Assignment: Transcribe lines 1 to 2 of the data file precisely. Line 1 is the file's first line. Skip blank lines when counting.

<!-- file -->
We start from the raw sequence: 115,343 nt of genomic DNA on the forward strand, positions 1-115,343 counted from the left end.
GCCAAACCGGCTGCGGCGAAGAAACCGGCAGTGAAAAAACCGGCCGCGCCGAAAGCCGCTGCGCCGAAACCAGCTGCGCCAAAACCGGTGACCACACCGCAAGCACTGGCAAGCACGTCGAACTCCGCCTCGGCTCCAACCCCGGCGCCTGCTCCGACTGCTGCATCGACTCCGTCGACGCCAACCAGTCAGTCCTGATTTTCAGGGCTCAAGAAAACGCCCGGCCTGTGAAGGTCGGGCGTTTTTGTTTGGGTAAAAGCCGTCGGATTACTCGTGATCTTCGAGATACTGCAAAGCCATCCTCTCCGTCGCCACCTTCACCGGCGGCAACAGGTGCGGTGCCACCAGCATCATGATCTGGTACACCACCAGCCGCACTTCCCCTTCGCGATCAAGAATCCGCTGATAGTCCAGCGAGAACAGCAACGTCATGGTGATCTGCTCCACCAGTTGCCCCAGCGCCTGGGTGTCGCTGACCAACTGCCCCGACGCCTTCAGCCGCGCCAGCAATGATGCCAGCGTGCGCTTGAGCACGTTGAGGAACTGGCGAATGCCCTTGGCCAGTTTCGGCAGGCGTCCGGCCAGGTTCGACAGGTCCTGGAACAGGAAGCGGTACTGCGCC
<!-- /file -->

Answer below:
We start from the raw sequence: 115,343 nt of genomic DNA on the forward strand, positions 1-115,343 counted from the left end.
GCCAAACCGGCTGCGGCGAAGAAACCGGCAGTGAAAAAACCGGCCGCGCCGAAAGCCGCTGCGCCGAAACCAGCTGCGCCAAAACCGGTGACCACACCGCAAGCACTGGCAAGCACGTCGAACTCCGCCTCGGCTCCAACCCCGGCGCCTGCTCCGACTGCTGCATCGACTCCGTCGACGCCAACCAGTCAGTCCTGATTTTCAGGGCTCAAGAAAACGCCCGGCCTGTGAAGGTCGGGCGTTTTTGTTTGGGTAAAAGCCGTCGGATTACTCGTGATCTTCGAGATACTGCAAAGCCATCCTCTCCGTCGCCACCTTCACCGGCGGCAACAGGTGCGGTGCCACCAGCATCATGATCTGGTACACCACCAGCCGCACTTCCCCTTCGCGATCAAGAATCCGCTGATAGTCCAGCGAGAACAGCAACGTCATGGTGATCTGCTCCACCAGTTGCCCCAGCGCCTGGGTGTCGCTGACCAACTGCCCCGACGCCTTCAGCCGCGCCAGCAATGATGCCAGCGTGCGCTTGAGCACGTTGAGGAACTGGCGAATGCCCTTGGCCAGTTTCGGCAGGCGTCCGGCCAGGTTCGACAGGTCCTGGAACAGGAAGCGGTACTGCGCC